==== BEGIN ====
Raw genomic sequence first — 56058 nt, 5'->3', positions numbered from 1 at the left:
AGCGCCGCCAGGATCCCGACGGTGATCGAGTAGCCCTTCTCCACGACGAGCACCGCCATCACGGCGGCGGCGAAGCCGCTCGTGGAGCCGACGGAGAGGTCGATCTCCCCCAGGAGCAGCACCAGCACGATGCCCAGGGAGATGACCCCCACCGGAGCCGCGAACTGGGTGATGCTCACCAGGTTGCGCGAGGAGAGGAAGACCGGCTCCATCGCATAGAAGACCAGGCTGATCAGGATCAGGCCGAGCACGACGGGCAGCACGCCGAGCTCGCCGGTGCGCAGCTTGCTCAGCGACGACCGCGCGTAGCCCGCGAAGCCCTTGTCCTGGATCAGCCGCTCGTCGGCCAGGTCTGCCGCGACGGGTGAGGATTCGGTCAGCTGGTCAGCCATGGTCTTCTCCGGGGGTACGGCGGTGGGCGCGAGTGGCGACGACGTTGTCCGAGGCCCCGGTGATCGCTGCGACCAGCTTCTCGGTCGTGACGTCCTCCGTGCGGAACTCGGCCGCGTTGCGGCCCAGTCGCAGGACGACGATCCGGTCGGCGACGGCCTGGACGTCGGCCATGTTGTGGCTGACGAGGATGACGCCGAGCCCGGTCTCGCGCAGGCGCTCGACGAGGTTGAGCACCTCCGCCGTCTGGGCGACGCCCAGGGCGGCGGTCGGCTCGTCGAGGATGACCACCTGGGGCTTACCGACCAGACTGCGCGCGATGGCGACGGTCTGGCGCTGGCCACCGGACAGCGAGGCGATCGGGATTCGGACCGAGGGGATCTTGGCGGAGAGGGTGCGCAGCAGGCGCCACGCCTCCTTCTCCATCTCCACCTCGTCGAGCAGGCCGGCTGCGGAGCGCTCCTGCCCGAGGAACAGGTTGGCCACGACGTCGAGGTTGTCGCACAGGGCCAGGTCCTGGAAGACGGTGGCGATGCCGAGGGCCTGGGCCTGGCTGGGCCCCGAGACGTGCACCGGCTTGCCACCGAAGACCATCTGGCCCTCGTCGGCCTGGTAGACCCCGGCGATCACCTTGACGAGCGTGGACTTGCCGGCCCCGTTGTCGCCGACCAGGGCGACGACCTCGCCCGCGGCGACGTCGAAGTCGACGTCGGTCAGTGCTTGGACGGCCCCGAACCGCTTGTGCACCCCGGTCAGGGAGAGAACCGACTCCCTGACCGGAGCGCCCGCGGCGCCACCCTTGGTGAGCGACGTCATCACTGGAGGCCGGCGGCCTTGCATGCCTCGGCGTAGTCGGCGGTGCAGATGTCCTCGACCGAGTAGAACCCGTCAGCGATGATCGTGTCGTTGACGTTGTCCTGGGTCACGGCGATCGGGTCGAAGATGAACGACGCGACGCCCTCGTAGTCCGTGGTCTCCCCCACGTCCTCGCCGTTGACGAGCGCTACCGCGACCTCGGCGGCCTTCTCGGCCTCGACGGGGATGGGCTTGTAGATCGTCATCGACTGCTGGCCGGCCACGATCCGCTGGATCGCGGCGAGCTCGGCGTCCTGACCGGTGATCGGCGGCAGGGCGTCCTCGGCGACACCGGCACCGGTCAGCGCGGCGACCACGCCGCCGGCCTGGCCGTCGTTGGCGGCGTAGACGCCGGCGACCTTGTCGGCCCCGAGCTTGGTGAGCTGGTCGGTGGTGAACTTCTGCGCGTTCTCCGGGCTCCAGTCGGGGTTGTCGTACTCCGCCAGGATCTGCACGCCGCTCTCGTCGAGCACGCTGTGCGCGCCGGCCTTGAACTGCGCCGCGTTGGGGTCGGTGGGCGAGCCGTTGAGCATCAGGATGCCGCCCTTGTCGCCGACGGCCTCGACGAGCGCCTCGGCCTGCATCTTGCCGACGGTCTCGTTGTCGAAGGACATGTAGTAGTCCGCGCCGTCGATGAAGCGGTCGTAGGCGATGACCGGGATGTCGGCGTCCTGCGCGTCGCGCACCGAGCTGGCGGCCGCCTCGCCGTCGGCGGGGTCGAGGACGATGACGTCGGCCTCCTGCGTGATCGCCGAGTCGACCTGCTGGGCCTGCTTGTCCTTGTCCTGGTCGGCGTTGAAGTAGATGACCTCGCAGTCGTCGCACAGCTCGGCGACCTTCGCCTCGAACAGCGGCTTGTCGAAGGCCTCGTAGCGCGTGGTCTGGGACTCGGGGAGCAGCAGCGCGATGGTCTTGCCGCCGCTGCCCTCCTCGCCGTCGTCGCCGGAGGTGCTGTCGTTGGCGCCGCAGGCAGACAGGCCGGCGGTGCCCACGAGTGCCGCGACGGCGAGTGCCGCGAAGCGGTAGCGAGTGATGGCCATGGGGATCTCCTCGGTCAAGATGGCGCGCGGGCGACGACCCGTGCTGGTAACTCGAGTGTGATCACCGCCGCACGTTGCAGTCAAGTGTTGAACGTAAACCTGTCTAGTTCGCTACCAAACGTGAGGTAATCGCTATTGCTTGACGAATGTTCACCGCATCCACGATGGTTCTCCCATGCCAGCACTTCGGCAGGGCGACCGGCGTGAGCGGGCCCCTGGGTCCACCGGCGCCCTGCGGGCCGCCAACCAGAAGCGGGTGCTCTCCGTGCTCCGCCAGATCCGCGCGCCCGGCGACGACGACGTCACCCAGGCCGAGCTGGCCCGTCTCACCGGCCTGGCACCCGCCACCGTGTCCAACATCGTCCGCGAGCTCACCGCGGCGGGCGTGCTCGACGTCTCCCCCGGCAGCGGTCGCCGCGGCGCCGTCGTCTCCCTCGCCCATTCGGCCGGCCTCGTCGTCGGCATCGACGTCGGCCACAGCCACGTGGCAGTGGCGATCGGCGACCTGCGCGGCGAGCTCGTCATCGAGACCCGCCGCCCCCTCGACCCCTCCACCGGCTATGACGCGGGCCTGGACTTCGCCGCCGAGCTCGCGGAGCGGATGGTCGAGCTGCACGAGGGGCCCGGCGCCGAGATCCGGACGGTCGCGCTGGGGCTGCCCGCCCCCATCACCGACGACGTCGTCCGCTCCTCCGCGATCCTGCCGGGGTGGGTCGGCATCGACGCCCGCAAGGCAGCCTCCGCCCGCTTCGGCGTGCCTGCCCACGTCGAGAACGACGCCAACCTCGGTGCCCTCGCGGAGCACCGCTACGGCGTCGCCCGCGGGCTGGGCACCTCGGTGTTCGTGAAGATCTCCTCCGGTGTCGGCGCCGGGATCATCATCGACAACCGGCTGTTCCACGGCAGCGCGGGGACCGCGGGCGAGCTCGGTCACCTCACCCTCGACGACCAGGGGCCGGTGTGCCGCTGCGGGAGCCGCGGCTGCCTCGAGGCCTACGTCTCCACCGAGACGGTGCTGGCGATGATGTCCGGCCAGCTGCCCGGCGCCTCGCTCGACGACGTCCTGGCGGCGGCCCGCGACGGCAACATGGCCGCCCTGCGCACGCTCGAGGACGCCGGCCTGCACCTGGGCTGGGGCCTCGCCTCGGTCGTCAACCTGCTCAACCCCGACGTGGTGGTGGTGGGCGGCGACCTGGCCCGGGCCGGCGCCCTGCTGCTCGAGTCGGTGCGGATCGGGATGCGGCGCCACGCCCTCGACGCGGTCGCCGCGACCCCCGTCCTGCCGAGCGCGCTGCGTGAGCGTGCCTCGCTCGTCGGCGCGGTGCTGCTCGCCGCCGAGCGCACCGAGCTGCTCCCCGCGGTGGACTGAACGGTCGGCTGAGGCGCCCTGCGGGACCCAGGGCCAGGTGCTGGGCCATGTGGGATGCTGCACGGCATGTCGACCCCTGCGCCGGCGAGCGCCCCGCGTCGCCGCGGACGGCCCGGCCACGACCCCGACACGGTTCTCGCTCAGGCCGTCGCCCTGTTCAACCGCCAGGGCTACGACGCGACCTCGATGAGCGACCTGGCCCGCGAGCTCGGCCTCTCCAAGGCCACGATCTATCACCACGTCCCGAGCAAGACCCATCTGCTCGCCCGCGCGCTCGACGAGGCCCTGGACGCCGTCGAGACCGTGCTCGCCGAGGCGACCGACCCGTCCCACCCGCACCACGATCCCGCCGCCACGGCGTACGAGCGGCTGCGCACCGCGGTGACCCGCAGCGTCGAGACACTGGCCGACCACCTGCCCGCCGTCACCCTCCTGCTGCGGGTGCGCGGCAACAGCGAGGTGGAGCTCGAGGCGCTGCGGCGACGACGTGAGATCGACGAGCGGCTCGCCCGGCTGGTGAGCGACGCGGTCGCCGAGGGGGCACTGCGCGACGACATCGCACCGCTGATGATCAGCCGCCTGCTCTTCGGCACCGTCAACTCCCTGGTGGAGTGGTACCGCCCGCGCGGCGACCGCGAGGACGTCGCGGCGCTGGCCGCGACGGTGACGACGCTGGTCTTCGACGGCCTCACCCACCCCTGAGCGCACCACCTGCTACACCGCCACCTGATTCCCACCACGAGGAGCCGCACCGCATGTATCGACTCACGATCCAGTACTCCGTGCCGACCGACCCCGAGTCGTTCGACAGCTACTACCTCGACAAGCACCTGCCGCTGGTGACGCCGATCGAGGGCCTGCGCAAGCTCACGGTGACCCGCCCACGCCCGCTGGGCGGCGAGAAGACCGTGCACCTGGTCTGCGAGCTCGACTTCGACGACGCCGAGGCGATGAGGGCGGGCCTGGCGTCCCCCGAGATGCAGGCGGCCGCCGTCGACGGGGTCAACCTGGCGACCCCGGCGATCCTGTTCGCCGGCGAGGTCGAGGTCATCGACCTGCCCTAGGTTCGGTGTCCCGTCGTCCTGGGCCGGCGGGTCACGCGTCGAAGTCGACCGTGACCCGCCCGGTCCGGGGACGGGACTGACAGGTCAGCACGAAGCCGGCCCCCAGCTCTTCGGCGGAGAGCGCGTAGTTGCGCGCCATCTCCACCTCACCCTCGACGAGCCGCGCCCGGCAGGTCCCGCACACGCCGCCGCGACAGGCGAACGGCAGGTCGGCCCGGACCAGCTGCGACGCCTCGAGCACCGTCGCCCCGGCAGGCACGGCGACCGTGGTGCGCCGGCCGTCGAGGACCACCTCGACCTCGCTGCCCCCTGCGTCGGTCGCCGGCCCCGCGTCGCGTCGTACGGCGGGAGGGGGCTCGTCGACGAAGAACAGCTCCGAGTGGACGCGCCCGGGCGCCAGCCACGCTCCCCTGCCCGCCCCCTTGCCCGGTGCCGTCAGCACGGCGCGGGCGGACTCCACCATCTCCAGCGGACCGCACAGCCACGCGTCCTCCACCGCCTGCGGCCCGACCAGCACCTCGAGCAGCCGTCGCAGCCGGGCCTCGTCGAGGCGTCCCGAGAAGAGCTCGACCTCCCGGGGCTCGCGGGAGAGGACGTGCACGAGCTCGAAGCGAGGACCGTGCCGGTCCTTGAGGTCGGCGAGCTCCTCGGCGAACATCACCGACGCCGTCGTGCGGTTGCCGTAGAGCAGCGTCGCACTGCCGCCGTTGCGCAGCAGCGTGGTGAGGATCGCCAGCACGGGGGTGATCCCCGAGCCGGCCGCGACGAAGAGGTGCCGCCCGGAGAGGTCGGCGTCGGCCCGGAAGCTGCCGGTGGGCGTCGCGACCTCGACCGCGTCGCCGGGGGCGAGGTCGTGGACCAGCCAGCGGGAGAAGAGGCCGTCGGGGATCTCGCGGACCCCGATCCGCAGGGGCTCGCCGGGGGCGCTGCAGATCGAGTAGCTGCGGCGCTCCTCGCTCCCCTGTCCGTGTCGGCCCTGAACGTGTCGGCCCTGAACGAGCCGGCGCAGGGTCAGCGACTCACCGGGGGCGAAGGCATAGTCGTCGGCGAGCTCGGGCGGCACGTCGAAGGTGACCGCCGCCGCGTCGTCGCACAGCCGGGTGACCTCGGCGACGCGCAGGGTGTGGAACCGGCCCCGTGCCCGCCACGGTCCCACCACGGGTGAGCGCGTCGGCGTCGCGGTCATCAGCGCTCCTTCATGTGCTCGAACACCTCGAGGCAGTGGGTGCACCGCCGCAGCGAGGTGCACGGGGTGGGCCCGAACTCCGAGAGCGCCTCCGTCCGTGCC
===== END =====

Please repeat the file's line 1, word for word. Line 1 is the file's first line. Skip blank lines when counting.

Raw genomic sequence first — 56058 nt, 5'->3', positions numbered from 1 at the left: